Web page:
Thursday, July 9, 2009

Are Humans Still Evolving?

Every once in a while I will see a discussion about this topic, usually somewhat apocalyptic. On the one hand, we are indeed in a state where allele frequencies should be changing, so technically we are evolving. But it doesn't really matter what the current trends are--there is no way that evolution will have much of an effect within the next 200 years or so. And by that time at the latest we will have AI and genetic engineering that will render this discussion pointless. So, enough chit chat and fasten your seat belts already.

Saturday, July 4, 2009

Building a Relationship With Your Future Selves

Ramit Sethi recently posted some data about what people in their 20s, 30s, and 40s wished they had saved for at younger ages. People in their 20s wished they had saved for travel, people in their 30s wished they had saved for a house, and people in their 40s wished they had saved for retirement. His implicit suggestion is that younger people should use this data and get "ahead" of the curve by aligning their current savings patterns with what they probably will want to have done in 20 years.

But the question is, why should we cater to the wishes of that particular future self? First of all, our current selves count too. Now, I don't think that your past selves count, although their expectations might. But to the extent that your purpose in life is to maximize happiness/contentment/pleasure/flow while minimizing sadness/stress/guilt/regret, then you should also consider how each of your future selves will feel towards your current decisions--yourself thirty minutes from now, yourself tomorrow, yourself one week from now, yourself three months from now, yourself seven years from now, yourself five decades from now, and (with a nonzero probability) yourself four centuries from now. You should then weigh those opinions by how much those selves will care about or even remember your current decisions.

This is already a lot of work, but it gets harder. One of the worst assumptions that you can make is that your future selves's attitudes towards your current behavior will all trend in the same direction. In reality these opinions may diverge or even oscillate. In thirty minutes I might be happy that I chose to go to the beach instead of studying, in one week I might be still happy but slightly less so, in two months I might be mad at myself for doing so, but then in fifty years I might be happy that I enjoyed myself when I was still young. Or in fifty years I might be dead, or maybe I'll be dead in a week, or maybe I'll die in a car crash on the way to the beach. There are so many probabilities to compute!

I agree with Ramit's suggestion that you should assume that your attitudes at any given age will generally be the same that others at that age have. And there probably are some obvious changes that we each could make to our current behavior that nearly all of our future selves will agree was a good idea. But it's dangerous to target some vague time point in the future, like "when I'm older", and direct all of our behavior to maximizing what we perceive to be that future self's wishes. Because that decision, my friends, is a fast track to hedonic treadmillism.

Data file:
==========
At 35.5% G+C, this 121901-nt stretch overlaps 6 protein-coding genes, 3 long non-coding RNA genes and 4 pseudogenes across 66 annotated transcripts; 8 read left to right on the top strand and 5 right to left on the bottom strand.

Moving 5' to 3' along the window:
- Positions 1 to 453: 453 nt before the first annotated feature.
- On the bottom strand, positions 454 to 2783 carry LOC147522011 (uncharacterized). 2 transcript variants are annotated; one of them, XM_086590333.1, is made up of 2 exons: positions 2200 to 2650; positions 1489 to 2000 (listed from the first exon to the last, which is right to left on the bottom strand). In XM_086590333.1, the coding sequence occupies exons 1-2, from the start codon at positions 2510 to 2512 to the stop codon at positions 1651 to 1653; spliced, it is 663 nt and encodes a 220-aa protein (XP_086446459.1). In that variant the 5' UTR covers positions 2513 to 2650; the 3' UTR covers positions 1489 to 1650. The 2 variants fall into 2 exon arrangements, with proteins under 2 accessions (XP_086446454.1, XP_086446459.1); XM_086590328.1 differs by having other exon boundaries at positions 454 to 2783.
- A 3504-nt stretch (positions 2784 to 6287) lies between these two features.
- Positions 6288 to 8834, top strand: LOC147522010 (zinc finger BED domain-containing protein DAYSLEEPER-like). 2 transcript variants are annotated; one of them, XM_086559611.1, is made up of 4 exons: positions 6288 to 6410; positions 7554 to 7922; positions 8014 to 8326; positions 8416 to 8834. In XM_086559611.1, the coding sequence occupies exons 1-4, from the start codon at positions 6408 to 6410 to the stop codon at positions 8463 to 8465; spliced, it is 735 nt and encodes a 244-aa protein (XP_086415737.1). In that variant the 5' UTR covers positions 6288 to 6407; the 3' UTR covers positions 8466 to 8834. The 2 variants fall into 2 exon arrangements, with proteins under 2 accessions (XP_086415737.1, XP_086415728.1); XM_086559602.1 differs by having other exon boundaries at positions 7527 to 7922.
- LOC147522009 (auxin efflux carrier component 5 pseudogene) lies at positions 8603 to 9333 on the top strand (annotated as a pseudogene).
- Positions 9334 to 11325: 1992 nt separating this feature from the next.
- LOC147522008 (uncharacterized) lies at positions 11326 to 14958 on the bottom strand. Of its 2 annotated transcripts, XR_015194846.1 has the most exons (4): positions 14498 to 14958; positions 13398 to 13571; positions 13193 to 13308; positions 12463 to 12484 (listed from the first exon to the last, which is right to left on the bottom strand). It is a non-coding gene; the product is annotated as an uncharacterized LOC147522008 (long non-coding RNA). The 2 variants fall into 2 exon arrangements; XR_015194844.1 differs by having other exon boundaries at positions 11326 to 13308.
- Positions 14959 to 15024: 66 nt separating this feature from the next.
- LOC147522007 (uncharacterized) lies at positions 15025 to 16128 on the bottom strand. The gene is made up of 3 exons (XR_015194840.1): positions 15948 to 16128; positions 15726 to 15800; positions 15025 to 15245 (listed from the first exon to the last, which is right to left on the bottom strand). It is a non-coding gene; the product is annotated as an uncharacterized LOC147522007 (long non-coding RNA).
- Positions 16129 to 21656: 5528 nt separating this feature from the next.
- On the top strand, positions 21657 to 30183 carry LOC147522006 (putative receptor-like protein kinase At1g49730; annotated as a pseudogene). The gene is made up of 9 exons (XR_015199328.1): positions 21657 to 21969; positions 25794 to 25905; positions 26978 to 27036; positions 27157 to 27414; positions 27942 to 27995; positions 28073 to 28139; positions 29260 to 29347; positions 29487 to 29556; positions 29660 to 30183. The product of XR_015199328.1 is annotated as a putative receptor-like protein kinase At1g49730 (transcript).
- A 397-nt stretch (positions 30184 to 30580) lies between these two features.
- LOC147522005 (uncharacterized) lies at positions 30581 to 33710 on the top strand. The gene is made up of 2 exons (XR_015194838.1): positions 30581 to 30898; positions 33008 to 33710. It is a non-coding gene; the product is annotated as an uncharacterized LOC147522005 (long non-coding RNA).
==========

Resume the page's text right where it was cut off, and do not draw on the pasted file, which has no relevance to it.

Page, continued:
Friday, July 3, 2009

US Job Losses Per Month

CalculatedRisk has a chart putting the current job losses in a historical perspective:

The problem with macro is that it's sort of depressing and there's nothing I myself can do about, no matter how much I learn about NGDP targeting. But every now and then I must document the state of affairs, which currently are quite grim.

Thursday, July 2, 2009

Human Number Generating Flaws

Chris Lloyd reviews some evidence that the Iranian elections may have been fraudulent. Here is one of his surprising points:
Humans are especially terrible at generating random numbers. And for a large voting count, for instance 325911 which was Ahmadinejad’s count in the region of Ardabil, the last few digits should be essentially random. On the other hand, if someone were making the numbers up and not concentrating too hard on the unimportant final digits, you might expect to see some tell-tale signs of non-randomness in the those final digits.

This idea is due to Alexandra Scacco and Bernd Baber who have suggested that there is indeed such evidence in the data. They claim that human generated random numbers tend to have too many 7’s and not enough 5’s. And looking at pairs of digits, they claim that human generated digits will have too many adjacent sequences such as 23 and 76.
Another cool numerical phenomenon is Benford's Law, which is that in lists of numbers from real life sources of data, the leading digit is the number one almost one-third of the time. Detecting crime and fraud in a quantifiable manner is really sweet.